Understanding Payroll Taxes for Your First Full Time Job
Chapter 13 Trustee
There is nothing like graduating from school. No more staying up all night writing a term paper or cramming for a test. No more anxiety about that final exam and hoping you passed the course. It is now time for the “real world” and your first full time job.
You will show up for your first day of work expecting to take on the world. Instead, you will be spending the day in human resources filling out a mountain of paperwork.
Included in that paperwork will be:
An I-9 form. This is a required federal government form where you need to show you are eligible to work in the United States. You will need to complete the form detailing your name, address, and social security number. You should be sure to have picture identification such as a valid state drivers license or state issued identification card. You should also bring your social security card.
Now the important paperwork, the W-4 form. This form is where you declare what tax status you want to claim and have proper tax deductions taken from your paperwork.
The first is your status. Are you single or married? Payroll withholding taxes have different rates for single and married individuals.
If you are single, you next have to state the number of your dependents (the people who rely on you for support). Generally speaking, if you are just out of school and single, your only dependent is yourself, so you put down one. The higher number of dependents lowers your payroll tax withholding. If you incorrectly put down a high number of dependents you will lower your tax withholding and increase your take home pay each payday. The problem is when you file your taxes you will only be able to claim yourself as a dependent. If you did not have enough payroll tax withheld through the year, you will now have to pay that tax in a lump sum payment with money you already spent. The IRS is very accommodating and will let you make payments on the tax owed. You will just have to pay the tax owed plus penalty (which can often more than double the amount you owe) plus interest on top of that tax and penalty. It is best to pay the tax owed each pay-day.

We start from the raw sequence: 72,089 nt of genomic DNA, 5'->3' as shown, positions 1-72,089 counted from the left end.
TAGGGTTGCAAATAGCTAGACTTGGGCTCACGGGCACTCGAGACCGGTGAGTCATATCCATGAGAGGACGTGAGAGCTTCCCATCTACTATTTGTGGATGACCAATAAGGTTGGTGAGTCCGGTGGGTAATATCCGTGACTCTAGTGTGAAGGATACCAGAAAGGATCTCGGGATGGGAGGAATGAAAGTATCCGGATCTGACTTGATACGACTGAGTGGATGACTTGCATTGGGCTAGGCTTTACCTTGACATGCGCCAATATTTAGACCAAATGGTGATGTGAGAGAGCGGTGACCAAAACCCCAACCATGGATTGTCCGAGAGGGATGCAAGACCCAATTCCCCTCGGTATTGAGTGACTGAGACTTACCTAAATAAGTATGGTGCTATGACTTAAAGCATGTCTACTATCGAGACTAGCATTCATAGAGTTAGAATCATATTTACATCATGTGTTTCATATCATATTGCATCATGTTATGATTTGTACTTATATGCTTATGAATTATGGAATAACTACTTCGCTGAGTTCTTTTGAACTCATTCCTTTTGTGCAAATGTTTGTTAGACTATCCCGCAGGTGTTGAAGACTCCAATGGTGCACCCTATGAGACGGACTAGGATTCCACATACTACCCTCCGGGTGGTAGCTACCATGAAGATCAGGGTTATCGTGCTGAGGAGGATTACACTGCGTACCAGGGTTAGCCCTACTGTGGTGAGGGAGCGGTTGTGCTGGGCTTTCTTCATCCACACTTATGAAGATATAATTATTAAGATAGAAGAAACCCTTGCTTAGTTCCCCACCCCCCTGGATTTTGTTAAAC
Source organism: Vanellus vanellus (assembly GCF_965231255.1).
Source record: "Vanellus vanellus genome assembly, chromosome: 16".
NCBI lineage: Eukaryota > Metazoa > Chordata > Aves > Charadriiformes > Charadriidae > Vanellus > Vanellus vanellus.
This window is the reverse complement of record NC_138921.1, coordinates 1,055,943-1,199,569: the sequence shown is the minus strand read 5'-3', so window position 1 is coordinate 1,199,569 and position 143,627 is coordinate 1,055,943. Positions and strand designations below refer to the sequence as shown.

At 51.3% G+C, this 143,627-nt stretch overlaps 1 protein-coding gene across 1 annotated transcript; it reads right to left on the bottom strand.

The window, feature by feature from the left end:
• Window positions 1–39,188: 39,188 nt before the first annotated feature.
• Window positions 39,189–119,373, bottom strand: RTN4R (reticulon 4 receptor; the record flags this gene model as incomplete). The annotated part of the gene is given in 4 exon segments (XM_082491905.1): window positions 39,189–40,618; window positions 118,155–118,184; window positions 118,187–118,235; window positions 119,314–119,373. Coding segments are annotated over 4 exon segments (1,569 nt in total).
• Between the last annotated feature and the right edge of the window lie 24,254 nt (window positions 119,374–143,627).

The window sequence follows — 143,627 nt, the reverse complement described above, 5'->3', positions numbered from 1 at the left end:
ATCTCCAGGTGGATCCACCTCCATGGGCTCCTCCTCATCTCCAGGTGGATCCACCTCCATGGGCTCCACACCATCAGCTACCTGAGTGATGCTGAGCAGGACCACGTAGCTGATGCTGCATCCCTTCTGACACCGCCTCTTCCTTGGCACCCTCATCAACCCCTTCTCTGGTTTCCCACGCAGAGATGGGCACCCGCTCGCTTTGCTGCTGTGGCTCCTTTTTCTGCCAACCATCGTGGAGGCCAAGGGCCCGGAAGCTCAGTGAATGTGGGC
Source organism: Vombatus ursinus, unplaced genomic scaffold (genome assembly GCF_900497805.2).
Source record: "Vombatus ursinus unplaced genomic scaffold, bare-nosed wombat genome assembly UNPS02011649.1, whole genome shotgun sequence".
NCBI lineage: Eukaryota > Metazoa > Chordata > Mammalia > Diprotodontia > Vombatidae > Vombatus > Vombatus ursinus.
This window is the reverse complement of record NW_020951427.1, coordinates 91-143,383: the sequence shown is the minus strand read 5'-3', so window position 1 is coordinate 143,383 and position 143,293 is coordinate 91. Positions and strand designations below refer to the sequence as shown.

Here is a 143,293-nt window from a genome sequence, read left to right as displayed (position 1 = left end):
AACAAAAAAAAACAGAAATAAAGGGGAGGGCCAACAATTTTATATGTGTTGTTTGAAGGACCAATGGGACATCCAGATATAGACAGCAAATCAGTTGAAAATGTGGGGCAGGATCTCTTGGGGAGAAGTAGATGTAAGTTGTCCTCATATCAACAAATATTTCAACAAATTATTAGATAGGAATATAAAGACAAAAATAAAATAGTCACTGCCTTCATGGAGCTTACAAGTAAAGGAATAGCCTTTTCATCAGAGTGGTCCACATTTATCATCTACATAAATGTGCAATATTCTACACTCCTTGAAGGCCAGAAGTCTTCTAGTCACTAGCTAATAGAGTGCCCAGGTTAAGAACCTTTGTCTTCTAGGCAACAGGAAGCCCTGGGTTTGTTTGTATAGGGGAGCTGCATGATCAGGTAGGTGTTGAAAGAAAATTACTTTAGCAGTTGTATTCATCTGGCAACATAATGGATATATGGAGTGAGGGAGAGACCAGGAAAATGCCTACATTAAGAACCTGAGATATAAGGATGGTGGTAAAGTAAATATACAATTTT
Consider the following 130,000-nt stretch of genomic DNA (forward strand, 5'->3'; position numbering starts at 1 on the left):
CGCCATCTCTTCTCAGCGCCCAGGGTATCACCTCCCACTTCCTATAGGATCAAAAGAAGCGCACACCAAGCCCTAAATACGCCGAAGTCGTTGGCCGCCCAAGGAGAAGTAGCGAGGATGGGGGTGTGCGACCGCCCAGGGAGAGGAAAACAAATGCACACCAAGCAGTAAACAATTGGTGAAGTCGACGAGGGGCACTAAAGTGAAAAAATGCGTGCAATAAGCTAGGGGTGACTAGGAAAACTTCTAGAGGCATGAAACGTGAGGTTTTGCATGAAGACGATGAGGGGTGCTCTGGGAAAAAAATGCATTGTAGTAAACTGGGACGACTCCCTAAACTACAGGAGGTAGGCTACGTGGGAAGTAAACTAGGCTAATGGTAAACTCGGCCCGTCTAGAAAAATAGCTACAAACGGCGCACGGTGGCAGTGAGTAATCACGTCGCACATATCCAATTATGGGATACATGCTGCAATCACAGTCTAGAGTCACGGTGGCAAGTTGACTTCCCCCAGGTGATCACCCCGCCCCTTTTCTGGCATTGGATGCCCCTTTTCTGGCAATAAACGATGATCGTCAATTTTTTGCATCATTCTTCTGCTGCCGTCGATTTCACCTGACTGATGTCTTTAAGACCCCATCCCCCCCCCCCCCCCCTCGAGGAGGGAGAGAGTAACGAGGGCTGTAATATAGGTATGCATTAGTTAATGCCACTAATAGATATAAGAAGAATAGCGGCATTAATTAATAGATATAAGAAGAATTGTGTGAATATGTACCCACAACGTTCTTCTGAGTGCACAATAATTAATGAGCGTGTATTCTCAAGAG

As a practice tip, a single person should put single and zero dependents to ensure you pay enough tax throughout the year. You may receive money other than from your full-time job which may not deduct any taxes. For example, you may take on a side hustle and do gig work as a sub-contractor. Sub-contractors are not employees, and therefore there is no payroll tax withheld. However, businesses will report the income paid to you to the IRS and issue you a 1099 tax form for the money paid to you. By claiming one less dependent than you are entitled to claim, it will help reduce or eliminate any income tax you will owe from your side hustle.
If you are married, your status is married. Spouses often claim each other as dependents. However, if both you and your spouse work, this can often result in you owing taxes at the end of the year. Each spouse should choose married and one (or zero if you want a larger tax refund at the end of the year). In most cases, spouses will file taxes jointly for the best refund (a good tax preparer will check both filing jointly and separately to see which filing gets you the best refund under your circumstances.) If you have children, it is often best to have only one spouse claim the child as a tax withholding deduction on their paycheck.
Taxes are complicated and require lifelong learning to make adjustments as your circumstances change. However, it is generally much better to get a tax refund when you file your taxes than having to be put on an IRS payment plan for unpaid taxes.
** Links to the mentioned IRS forms are for informational purposes.